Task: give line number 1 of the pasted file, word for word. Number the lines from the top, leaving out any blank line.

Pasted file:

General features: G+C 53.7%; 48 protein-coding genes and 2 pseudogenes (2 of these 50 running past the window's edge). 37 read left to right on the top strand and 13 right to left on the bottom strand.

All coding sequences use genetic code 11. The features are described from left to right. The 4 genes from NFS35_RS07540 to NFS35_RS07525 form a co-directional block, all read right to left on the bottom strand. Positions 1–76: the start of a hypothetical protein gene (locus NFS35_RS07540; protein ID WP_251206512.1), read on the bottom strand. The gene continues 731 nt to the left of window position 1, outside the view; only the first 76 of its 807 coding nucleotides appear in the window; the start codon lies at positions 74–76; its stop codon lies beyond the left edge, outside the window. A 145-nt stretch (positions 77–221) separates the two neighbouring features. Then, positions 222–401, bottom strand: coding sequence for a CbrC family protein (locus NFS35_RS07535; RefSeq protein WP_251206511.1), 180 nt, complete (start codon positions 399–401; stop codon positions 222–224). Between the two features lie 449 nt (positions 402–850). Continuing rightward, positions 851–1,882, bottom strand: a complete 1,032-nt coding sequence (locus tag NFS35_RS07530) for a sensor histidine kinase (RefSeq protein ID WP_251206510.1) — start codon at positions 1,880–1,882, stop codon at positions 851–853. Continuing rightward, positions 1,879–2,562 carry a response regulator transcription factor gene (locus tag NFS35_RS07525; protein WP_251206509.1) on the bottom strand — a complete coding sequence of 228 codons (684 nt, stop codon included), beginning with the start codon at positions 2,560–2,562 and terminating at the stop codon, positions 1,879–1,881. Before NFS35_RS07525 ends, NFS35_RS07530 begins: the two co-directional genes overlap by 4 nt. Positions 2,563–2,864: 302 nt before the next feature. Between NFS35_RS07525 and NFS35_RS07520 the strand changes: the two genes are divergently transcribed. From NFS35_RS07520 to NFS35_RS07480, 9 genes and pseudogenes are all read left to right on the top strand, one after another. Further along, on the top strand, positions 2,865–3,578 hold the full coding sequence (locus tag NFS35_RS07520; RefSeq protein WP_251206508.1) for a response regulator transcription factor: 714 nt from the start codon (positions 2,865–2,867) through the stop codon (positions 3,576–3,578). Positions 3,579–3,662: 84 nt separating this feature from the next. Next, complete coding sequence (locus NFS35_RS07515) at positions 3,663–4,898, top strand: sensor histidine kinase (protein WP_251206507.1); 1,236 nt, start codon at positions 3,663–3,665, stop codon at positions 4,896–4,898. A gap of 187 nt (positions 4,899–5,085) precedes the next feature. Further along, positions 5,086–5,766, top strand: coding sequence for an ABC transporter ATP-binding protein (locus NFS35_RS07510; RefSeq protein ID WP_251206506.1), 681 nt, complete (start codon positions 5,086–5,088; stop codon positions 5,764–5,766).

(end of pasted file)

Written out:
General features: G+C 53.7%; 48 protein-coding genes and 2 pseudogenes (2 of these 50 running past the window's edge). 37 read left to right on the top strand and 13 right to left on the bottom strand.